Reading Funny Weather was for me an example of ‘reparative reading’, an idea Laing returns to at several points in her collection, explaining it as being “fundamentally more invested in finding nourishment than identifying poison. This doesn’t mean being naive or undeceived, unaware of crisis or undamaged by oppression. What it does mean is being driven to find or invent something new and sustaining out of inimical environments.”

The inimical environments Laing is referring to are often the backgrounds of the various artists she writes about, the poverty or prejudice they experienced. It also refers to the political climate in which many of her essays were written – first the economic downturn, then the change in the political landscape, not just in the UK but also the US, as well as the fracturing of communities through Brexit campaigning and the referendum. It is almost disconcerting, the prescient relevance of her reflections, now we find ourselves experiencing another crisis, though this time not primarily financial or political, but instead a worldwide health emergency.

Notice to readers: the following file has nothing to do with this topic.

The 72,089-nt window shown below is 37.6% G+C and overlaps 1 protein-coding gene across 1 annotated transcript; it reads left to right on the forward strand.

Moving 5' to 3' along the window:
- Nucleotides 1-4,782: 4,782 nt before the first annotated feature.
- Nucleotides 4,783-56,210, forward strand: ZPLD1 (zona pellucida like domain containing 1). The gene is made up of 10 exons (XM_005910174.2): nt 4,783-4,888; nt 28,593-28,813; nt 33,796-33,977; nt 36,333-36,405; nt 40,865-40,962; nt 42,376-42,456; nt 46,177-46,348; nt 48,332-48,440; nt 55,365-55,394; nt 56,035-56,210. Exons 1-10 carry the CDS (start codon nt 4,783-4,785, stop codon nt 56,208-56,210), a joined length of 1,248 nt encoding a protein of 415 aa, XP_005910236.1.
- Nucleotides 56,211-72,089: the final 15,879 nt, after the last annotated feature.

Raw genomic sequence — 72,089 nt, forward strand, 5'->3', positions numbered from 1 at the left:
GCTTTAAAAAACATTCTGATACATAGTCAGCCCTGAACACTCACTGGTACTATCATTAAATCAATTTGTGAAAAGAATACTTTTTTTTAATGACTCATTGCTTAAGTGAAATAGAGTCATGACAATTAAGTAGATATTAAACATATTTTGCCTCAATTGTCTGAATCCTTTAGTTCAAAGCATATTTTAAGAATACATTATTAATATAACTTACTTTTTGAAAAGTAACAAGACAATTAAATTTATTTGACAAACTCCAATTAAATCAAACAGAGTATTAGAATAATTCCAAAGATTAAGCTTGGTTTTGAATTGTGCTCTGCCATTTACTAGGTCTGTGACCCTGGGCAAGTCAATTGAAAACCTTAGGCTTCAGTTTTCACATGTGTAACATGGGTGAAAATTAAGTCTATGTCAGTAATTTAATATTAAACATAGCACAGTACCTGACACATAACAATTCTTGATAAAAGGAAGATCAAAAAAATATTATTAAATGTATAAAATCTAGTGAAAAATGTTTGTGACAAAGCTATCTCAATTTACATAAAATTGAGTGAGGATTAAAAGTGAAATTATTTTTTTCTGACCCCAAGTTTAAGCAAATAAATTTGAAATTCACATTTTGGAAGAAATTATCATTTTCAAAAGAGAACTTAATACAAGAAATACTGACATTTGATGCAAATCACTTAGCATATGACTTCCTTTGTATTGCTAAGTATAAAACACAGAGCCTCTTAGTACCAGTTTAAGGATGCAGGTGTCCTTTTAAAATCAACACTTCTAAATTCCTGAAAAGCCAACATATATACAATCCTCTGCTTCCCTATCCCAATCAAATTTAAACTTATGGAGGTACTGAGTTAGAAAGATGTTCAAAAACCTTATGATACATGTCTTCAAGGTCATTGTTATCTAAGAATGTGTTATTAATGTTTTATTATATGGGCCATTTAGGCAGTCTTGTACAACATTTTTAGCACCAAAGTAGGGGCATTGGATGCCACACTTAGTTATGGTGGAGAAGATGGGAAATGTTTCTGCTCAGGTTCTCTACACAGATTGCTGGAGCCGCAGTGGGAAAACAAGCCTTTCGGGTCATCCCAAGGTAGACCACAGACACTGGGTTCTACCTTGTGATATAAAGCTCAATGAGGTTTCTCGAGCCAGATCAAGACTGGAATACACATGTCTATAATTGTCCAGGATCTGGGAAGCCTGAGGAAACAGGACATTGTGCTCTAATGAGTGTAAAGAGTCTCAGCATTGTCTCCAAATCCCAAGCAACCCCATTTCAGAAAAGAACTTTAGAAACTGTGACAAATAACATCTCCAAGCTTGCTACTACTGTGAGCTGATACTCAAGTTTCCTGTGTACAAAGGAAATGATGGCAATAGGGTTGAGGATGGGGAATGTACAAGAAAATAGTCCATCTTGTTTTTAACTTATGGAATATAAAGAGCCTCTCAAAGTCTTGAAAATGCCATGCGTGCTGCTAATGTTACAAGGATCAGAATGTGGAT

I read a digital review copy of the text for this book, so I’m not sure if the printed version will feature any illustrations. I really do hope each essay will be accompanied by an example (or more) of the art discussed; you’ll find yourself intrigued, even excited by Laing’s descriptions of the art she describes, and will want to see for yourself what provokes and draws out her thoughtful enthusiasm.

At a time when we’re experiencing an insular life, largely confined, hoping to feel connected to something larger and more satisfying than the swiping of news feeds, this collection of essays is a treat, opening doors to wonderful journeys exploring new places, people and ideas. In one essay, Laing quotes Ali Smith, “Art is one of the prime ways we have of opening ourselves and going beyond ourselves.” Laing’s art – her words and generous reflections – enable us to do just that.

[Reviewed by Zoe for FOLIO Sutton Coldfield]

Several books by Olivia Laing are available through Birmingham Libraries, though not (at the time of posting this review), Funny Weather. If you wish to purchase a copy of Funny Weather through Amazon, please consider choosing FOLIO Sutton Coldfield as the charity to benefit from a small donation with your book purchase, by signing up for Amazon Smile (see here for details: Another way you can support FOLIO is to sign up to Easy Fundraising ( and then purchase the book through Waterstones, The Book Deposistory, HIVE or Abebooks.

Book Review: The Not Bad Animals

The Not Bad Animals
by Sophie Corrigan

A book that gives you thrills, makes you laugh, and contains just the right dose of grossness to make your toes curl with delight (at least if you’re 7 years old) is a pretty fine thing. Add in the fact it can sneakily offer opportunities to talk about empathy, discuss emotions and even explore fake news, and you’ve got quite a package.